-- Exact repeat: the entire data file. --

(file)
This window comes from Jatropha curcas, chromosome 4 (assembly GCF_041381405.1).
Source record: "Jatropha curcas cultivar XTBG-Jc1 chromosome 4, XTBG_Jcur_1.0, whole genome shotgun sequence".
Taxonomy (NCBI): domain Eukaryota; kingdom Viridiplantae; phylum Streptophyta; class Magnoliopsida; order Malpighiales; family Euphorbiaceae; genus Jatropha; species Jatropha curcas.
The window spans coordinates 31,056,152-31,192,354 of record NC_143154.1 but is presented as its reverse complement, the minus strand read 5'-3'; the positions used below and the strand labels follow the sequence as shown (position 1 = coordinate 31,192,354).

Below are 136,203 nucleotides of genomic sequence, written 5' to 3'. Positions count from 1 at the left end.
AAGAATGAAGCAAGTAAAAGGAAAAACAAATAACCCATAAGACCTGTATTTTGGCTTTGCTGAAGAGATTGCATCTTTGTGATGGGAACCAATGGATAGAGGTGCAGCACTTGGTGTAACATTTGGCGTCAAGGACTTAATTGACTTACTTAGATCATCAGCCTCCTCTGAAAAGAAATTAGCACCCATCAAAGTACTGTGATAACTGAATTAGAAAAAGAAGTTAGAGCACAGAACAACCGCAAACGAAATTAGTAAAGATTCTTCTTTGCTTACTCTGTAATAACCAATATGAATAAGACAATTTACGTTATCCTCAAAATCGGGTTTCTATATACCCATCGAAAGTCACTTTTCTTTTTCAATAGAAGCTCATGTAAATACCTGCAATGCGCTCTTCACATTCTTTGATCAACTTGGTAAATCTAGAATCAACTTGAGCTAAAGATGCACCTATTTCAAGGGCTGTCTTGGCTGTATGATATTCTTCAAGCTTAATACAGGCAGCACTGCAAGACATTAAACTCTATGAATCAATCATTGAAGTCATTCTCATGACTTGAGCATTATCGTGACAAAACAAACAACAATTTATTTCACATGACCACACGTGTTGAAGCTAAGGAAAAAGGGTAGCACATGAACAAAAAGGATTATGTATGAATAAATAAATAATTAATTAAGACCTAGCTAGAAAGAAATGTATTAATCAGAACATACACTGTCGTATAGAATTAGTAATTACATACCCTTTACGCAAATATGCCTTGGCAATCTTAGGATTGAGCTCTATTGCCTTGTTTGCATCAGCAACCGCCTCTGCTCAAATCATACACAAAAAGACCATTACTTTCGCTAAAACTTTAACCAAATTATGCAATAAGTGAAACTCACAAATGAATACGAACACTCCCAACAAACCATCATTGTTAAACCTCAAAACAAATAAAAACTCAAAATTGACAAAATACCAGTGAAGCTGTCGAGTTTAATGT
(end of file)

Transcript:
This window comes from Jatropha curcas, chromosome 4 (assembly GCF_041381405.1).
Source record: "Jatropha curcas cultivar XTBG-Jc1 chromosome 4, XTBG_Jcur_1.0, whole genome shotgun sequence".
Taxonomy (NCBI): domain Eukaryota; kingdom Viridiplantae; phylum Streptophyta; class Magnoliopsida; order Malpighiales; family Euphorbiaceae; genus Jatropha; species Jatropha curcas.
The window spans coordinates 31,056,152-31,192,354 of record NC_143154.1 but is presented as its reverse complement, the minus strand read 5'-3'; the positions used below and the strand labels follow the sequence as shown (position 1 = coordinate 31,192,354).

Below are 136,203 nucleotides of genomic sequence, written 5' to 3'. Positions count from 1 at the left end.
AAGAATGAAGCAAGTAAAAGGAAAAACAAATAACCCATAAGACCTGTATTTTGGCTTTGCTGAAGAGATTGCATCTTTGTGATGGGAACCAATGGATAGAGGTGCAGCACTTGGTGTAACATTTGGCGTCAAGGACTTAATTGACTTACTTAGATCATCAGCCTCCTCTGAAAAGAAATTAGCACCCATCAAAGTACTGTGATAACTGAATTAGAAAAAGAAGTTAGAGCACAGAACAACCGCAAACGAAATTAGTAAAGATTCTTCTTTGCTTACTCTGTAATAACCAATATGAATAAGACAATTTACGTTATCCTCAAAATCGGGTTTCTATATACCCATCGAAAGTCACTTTTCTTTTTCAATAGAAGCTCATGTAAATACCTGCAATGCGCTCTTCACATTCTTTGATCAACTTGGTAAATCTAGAATCAACTTGAGCTAAAGATGCACCTATTTCAAGGGCTGTCTTGGCTGTATGATATTCTTCAAGCTTAATACAGGCAGCACTGCAAGACATTAAACTCTATGAATCAATCATTGAAGTCATTCTCATGACTTGAGCATTATCGTGACAAAACAAACAACAATTTATTTCACATGACCACACGTGTTGAAGCTAAGGAAAAAGGGTAGCACATGAACAAAAAGGATTATGTATGAATAAATAAATAATTAATTAAGACCTAGCTAGAAAGAAATGTATTAATCAGAACATACACTGTCGTATAGAATTAGTAATTACATACCCTTTACGCAAATATGCCTTGGCAATCTTAGGATTGAGCTCTATTGCCTTGTTTGCATCAGCAACCGCCTCTGCTCAAATCATACACAAAAAGACCATTACTTTCGCTAAAACTTTAACCAAATTATGCAATAAGTGAAACTCACAAATGAATACGAACACTCCCAACAAACCATCATTGTTAAACCTCAAAACAAATAAAAACTCAAAATTGACAAAATACCAGTGAAGCTGTCGAGTTTAATGT